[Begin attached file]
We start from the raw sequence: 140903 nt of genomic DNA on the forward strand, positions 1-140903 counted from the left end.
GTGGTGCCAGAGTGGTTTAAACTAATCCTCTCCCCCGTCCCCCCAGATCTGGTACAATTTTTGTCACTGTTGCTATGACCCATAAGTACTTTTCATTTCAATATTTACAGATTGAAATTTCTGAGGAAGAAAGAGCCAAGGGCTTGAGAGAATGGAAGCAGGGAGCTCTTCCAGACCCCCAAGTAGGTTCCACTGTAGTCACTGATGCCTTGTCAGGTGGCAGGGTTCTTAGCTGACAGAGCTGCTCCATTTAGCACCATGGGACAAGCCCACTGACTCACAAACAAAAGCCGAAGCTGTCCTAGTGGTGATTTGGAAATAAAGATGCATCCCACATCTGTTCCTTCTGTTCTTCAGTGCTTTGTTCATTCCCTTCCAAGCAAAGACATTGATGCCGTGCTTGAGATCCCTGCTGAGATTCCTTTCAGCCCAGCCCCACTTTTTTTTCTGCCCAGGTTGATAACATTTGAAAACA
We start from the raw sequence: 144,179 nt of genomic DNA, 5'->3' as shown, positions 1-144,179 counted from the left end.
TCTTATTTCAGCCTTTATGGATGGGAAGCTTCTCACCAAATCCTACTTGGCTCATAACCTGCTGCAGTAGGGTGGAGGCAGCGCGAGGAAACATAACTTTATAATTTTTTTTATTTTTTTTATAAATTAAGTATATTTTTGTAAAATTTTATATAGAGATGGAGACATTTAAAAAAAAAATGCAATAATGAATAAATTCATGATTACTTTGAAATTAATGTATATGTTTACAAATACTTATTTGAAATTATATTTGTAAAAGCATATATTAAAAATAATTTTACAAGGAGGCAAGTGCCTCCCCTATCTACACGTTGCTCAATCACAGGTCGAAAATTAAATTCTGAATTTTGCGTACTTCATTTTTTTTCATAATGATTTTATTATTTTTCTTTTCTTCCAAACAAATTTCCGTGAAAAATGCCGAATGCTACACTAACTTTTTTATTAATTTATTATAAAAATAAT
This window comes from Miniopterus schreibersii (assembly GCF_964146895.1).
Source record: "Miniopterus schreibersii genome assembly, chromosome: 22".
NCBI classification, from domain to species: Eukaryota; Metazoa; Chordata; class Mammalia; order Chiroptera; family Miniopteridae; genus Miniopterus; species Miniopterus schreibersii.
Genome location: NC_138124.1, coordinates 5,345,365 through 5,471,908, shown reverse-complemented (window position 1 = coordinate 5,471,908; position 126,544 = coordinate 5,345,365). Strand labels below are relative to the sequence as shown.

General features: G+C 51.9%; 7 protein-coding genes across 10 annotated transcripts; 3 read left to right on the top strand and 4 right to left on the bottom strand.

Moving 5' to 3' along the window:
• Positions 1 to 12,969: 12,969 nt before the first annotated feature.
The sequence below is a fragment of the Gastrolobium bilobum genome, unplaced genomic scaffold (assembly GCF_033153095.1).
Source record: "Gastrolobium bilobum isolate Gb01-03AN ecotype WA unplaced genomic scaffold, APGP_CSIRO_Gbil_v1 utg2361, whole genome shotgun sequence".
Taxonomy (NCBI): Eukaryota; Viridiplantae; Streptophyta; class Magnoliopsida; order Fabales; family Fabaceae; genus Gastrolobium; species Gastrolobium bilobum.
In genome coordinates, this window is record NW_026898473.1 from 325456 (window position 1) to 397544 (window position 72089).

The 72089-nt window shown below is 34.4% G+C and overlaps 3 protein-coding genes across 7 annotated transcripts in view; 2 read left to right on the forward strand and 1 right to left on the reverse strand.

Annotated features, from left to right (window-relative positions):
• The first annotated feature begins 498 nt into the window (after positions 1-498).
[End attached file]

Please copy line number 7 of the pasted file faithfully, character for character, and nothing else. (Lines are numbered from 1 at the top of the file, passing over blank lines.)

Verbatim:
NCBI classification, from domain to species: Eukaryota; Metazoa; Chordata; class Mammalia; order Chiroptera; family Miniopteridae; genus Miniopterus; species Miniopterus schreibersii.